Dr Terry Riley and David Buxton tell select committee that Equality Act is not effective for Deaf people and recommend establishment of a BSL commissioner. Kevin Watson reports.
When BDA Chair, Dr Terry Riley, and Director of Campaigns and Communications, David Buxton arrived at a House of Lords select committee session on 28 October, they were told it was the first time in the Lords’ 400-year history that evidence had been given in BSL.
Aptly enough, their message for the Select Committee on the Equality Act and Disability was: The Equality Act is not effective for Deaf people.
Riley and Buxton were questioned for almost an hour about legal recognition for BSL, reasonable adjustments for BSL users and what other barriers deaf people have experienced in accessing employment and services.
Matthew Banks and Roger Beeson provided the English/BSL interpretation at this historic session which people were able to watch on Parliament TV.
The BDA argued that the Equality Act did not address access and inclusion for deaf people, which is through their language, BSL. They claimed an Act of Parliament is needed to legally recognise BSL. Buxton told the committee that as things stand hearing dogs for the deaf have more protection than deaf people!
Riley said a BSL Act would hopefully also lead to the appointment of a BSL commissioner who would be responsible for working with public services and private companies to help them understand BSL is a language. Buxton called on the government to support people taking legal action under the Equality Act. He said at the moment it is too difficult and expensive.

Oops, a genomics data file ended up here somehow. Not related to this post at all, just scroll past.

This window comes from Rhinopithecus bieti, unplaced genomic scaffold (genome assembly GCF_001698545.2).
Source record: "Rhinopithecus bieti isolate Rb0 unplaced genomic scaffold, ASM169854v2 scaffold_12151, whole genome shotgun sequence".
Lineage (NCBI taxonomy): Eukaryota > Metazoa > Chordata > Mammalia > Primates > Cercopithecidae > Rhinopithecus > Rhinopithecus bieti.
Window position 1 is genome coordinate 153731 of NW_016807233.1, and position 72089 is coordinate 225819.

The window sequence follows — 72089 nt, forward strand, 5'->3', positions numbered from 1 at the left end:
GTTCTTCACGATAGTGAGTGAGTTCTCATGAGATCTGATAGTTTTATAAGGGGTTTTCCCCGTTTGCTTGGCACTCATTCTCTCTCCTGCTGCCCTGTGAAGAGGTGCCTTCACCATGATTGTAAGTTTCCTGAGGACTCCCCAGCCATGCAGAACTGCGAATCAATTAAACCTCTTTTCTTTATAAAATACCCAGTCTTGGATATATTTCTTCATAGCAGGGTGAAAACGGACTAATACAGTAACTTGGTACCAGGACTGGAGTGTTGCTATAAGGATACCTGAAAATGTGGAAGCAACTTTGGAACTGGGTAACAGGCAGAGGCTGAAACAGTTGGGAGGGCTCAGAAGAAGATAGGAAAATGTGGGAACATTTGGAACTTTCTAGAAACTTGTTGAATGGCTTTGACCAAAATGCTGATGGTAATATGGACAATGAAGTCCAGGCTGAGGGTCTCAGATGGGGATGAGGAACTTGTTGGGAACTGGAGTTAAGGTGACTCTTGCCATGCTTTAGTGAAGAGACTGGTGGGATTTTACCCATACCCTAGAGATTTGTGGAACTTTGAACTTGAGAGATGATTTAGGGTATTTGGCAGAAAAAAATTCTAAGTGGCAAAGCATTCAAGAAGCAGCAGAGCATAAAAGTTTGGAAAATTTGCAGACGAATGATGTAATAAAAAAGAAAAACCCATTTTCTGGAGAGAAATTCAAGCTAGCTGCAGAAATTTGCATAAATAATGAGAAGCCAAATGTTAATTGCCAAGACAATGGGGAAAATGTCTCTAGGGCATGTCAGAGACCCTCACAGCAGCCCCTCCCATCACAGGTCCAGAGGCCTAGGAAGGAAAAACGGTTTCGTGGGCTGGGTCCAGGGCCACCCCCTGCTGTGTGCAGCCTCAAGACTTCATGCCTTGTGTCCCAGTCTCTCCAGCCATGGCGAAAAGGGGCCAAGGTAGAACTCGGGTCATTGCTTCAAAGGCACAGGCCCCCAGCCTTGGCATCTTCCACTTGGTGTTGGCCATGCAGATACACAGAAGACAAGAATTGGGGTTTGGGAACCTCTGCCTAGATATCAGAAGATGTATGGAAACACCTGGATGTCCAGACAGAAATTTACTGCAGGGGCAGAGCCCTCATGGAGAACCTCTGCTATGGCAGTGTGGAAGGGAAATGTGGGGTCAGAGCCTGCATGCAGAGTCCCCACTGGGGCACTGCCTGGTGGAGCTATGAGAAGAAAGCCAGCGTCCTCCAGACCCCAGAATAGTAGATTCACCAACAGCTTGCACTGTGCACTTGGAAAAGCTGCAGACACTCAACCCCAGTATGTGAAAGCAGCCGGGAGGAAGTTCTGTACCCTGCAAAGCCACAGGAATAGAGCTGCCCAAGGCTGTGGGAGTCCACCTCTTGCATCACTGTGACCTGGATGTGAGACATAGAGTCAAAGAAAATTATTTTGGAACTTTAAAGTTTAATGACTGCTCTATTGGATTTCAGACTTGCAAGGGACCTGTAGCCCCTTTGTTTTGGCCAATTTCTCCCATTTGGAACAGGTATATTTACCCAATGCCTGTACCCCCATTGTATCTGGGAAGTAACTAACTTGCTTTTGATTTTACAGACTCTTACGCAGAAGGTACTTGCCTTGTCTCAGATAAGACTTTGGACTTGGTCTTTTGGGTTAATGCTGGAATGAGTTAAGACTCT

The issue of “reasonable adjustments” under the Equality Act was discussed. Riley said that the government should provide better guidance. He said: “The scope of what constitutes ‘reasonable adjustments’ is far too wide.”
In an answer to a question about access to support in education, they quoted the story of the Fowler family who the BBC reported in October were denied sign language support to meet with schoolteachers in West Sussex. Riley said: “Both sides (parents and schools) expect the other to do something about providing interpreters.”
In this case the BDA felt the concept of “reasonable adjustments” was an inadequate response to a genuine requirement for equal access to teaching and learning.
The BDA said that the BSL (Scotland) Act calls BSL a “language” but does not recognise it on a par with Scottish Gaelic. “We think that BSL should have the same legal status as other indigenous languages in the UK.” It is thought, however, that the new legislation will raise the profile of BSL throughout Scottish society.
The committee also asked the BDA about barriers other than language recognition that deaf people face in accessing employment, services and other areas covered by the Equality Act. “Using the phone is still an everyday barrier for deaf people,” Riley said.
The BDA concluded their evidence by insisting that investment in deaf people has a positive benefit for the economy.
The committee chair closed the session by acknowledging the cost argument and thanking everyone for “a successful first BSL session in the House of Lords”.
• The session can be viewed on Parliament TV here.
• The BDA’s submission paper to the select committee can be seen in English and BSL here.